June 17, 2024

How to use the small claims court for trades businesses

icon showing a lawyer with a wig and hammer

Whether you’ve been there before or it’s something you’ve got ahead of you, almost every tradesperson has to deal with customers who refuse to pay.

This can be incredibly damaging for small businesses, but even for established companies these kinds of losses can be hard to take.

Whatever your experience, often the overriding feeling is one of powerlessness. The good news is, there are steps you can take to try and reclaim some of what you lost and protect your business from damage.

Can a business use the small claims court?

When you think of the small claims court, most business owners conjure up images of angry customers trying to wring money out of them on dubious grounds.

The truth is that the small claims court is just as much for the business as it is for the individual.

Any company can use the small claims court to deal with financial claims up to a maximum value of £10,000 in England and Wales and £5,000 and £3,000 in Scotland and Northern Ireland respectively.

This is a low-cost and efficient method of dealing with relatively low-value disputes without incurring large legal bills.

How does the small claims court work?

In the UK, the SCC is designed to handle minor civil disputes that have failed to be resolved directly.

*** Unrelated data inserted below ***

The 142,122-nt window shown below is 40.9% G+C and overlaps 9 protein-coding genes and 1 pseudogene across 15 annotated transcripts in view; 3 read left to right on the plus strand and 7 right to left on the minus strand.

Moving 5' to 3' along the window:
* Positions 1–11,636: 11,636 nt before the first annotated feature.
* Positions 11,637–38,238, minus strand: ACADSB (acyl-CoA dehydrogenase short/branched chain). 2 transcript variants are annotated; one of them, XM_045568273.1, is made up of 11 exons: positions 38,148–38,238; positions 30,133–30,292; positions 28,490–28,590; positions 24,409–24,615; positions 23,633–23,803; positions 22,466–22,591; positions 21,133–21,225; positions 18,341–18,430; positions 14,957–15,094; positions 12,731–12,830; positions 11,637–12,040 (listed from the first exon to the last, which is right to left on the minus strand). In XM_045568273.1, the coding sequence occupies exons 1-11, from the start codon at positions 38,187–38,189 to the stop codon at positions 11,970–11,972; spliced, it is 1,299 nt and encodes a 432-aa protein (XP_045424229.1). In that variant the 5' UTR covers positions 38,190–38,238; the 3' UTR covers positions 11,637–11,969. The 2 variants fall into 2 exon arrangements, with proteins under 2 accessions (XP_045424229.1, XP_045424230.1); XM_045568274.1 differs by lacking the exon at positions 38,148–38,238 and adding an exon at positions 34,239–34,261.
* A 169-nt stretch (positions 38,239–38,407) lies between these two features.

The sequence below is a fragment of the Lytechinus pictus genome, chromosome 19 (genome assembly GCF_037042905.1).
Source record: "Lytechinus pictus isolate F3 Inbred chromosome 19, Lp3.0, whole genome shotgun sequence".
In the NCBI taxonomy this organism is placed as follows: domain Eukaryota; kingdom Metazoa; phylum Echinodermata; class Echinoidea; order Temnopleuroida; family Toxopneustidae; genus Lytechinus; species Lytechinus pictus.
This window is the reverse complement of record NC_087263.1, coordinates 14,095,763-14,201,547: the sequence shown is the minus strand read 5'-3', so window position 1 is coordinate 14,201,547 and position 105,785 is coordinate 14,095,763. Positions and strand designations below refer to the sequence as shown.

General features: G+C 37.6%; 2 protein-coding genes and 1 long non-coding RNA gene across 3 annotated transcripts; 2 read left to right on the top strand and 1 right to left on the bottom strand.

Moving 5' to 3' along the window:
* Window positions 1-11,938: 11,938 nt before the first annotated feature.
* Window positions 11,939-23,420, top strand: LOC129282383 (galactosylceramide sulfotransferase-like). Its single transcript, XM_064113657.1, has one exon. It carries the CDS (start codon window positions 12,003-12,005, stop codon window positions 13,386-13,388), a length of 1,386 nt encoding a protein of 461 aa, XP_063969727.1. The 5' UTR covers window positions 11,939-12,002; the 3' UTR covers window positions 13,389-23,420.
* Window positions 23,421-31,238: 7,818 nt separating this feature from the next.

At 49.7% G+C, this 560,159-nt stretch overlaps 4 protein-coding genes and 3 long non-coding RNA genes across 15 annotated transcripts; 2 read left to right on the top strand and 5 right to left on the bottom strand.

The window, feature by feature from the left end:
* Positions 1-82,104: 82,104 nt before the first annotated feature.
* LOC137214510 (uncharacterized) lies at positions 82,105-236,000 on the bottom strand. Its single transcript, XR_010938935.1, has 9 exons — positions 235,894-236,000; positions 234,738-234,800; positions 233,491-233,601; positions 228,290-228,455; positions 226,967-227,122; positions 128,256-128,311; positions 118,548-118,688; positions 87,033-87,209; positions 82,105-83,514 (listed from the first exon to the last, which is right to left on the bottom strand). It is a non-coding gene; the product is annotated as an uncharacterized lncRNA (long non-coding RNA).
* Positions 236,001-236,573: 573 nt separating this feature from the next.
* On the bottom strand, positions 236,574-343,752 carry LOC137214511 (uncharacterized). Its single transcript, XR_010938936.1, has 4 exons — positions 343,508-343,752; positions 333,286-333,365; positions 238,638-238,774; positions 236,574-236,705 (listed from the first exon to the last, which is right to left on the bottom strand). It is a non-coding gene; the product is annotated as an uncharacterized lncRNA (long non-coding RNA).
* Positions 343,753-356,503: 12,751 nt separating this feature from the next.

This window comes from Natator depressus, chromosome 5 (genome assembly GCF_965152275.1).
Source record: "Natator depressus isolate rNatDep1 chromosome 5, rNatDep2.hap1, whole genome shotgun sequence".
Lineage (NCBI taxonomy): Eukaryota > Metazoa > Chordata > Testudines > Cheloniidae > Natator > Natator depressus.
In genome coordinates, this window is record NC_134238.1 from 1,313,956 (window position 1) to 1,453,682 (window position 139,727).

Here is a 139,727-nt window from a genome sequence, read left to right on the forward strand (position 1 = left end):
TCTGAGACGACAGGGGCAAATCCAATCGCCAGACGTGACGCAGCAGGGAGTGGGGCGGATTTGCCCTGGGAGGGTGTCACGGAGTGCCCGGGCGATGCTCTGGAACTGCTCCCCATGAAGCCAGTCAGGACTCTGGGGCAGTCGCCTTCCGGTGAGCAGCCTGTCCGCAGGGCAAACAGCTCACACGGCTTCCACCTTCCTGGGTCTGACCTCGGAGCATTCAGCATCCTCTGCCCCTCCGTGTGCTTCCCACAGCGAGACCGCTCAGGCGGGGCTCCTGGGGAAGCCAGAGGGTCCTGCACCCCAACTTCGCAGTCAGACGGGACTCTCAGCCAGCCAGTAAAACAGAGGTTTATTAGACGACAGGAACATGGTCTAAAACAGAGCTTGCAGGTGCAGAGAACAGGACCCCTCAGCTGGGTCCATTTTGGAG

Claims are filed online, through the government's Money Claim Online service or by submitting a paper form to the court. This involves paying a fee (ranging from around £50 to £450) based on the amount you’re claiming.

Once the claim is filed, the court notifies the defendant, who can either agree to the claim, offer a settlement, or dispute it by providing a defence.

If the claim is disputed, the court will give directions for preparing the case, including exchanging evidence.

If the defendant fails to respond then a default judgment in favour of the claimant will be issued.

On the hearing day, both parties will present their cases informally before a judge, who will ask questions and review the evidence. After the hearing, the judge will make a decision on whether you have won the claim and how much the defendant must pay.